And summoned the Immediate Aid
Of London's Noble Fire-Brigade.

Within an hour the Gallant Band
Was pouring in on every hand,
From Putney, Hackney Downs, and Bow,
With Courage high and Hearts a-glow
They galloped, roaring through the Town,
"Matilda's House is Burning Down!"

Inspired by British Cheers and Loud
Proceeding from the Frenzied Crowd,
They ran their ladders through a score
Of windows on the Ball Room Floor;
And took Peculiar Pains to Souse
The Pictures up and down the House
Until Matilda's Aunt succeeded
In showing them they were not needed;
And even then she had to pay
To get the Men to go away!

It happened that a few Weeks later
Her Aunt was off to the Theatre
To see that Interesting Play
The Second Mrs. Tanqueray.
She had refused to take her Niece
To hear this Entertaining Piece:
A Deprivation Just and Wise
To Punish her for Telling Lies.

That Night a Fire did break out--
You should have heard Matilda Shout!
You should have heard her Scream and Bawl,
And throw the window up and call
To People passing in the Street--
(The rapidly increasing Heat
Encouraged her to obtain
Their confidence)-- but all in vain!
For every time She shouted "Fire!"
They only answered "Little Liar!"
And therefore when her Aunt returned,
Matilda, and the House, were burned.


Who ran away from his Nurse, and was eaten by a Lion.

There was a Boy whose name was Jim;
His Friends were very good to him.
They gave him Tea, and Cakes, and Jam,
And slices of delicious Ham,
And Chocolate with pink inside,
And little Tricycles to ride,
And read him Stories through and through,
And even took him to the Zoo--
But there it was the dreadful Fate
Befell him, which I now relate.

You know--at least you ought to know,
For I have often told you so--
That Children never are allowed
To leave their Nurses in a Crowd;
Now this was Jim's especial Foible,
He ran away when he was able,
And on this inauspicious day
He slipped his hand and ran away!
He hadn't gone a yard when--Bang!
With open Jaws, a Lion sprang,
And hungrily began to eat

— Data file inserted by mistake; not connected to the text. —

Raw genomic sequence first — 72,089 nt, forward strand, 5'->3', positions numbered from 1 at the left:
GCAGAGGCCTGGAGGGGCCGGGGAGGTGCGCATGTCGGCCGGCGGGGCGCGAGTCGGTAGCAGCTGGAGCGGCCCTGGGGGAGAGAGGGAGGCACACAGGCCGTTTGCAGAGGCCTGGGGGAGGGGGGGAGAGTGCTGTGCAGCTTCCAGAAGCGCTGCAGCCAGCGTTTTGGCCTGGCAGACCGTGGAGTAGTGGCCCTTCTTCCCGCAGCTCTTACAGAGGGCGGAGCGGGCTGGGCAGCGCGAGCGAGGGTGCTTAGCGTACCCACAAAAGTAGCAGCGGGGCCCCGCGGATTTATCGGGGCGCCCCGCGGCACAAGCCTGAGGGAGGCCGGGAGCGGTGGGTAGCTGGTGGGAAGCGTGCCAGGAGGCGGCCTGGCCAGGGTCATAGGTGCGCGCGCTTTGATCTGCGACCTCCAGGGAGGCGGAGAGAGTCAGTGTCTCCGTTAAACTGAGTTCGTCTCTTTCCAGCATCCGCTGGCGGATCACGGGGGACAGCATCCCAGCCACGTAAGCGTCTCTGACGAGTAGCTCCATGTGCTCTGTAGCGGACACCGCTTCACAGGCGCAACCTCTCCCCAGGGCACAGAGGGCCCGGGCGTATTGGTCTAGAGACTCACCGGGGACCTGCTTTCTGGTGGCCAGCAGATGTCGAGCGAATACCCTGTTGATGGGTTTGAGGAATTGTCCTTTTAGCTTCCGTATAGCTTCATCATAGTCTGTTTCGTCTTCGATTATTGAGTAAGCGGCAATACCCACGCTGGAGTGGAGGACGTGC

The Boy: beginning at his feet.

illustration by Edward Gorey

Now, just imagine how it feels
When first your toes and then your heels,
And then by gradual degrees,
Your shins and ankles, calves and knees,
Are slowly eaten, bit by bit.
No wonder Jim detested it!
No wonder that he shouted "Hi!"
The Honest Keeper heard his cry,
Though very fat he almost ran
To help the little gentleman.
"Ponto!" he ordered as he came
(For Ponto was the Lion's name),

"Ponto!" he cried, with angry Frown.
"Let go, Sir! Down, Sir! Put it down!"
The Lion made a sudden Stop,
He let the Dainty Morsel drop,
And slunk reluctant back to his Cage,
Snarling with Disappointed Rage.
But when he bent over Jim,
The Honest Keeper's Eyes were dim.
The Lion having reached his Head,
The Miserable Boy was dead!

When Nurse informed his Parents, they
Were more Concerned than I can say.
His Mother, as She dried her eyes,
Said, "Well--it gives me no surprise,
He would not do as he was told!"
His Father, who was self-controlled,
Bade all the children round attend
To James's miserable end,
And always keep a-hold of Nurse
For fear of finding something worse.
Henry EG.JPG
illustration by Edward Gorey

Henry King,

Who chewed bits of String, and was early cut off in Dreadful Agonies.

The Chief Defect of Henry King
Was chewing little bits of String.
At last he swallowed some which tied
Itself in ugly Knots inside.

Physicians of the Utmost Fame
Were called at once; but when they came
They answered, as they took their Fees,
"There is no Cure for this Disease.

Henry will very soon be dead."
His Parents stood about his Bed
Lamenting his Untimely Death,
When Henry, with his Latest Breath,

Cried--"Oh, my Friends, be warned by me,
That Breakfast, Dinner, Lunch, and Tea
Are all the Human Frame requires..."
With that, the Wretched Child expires.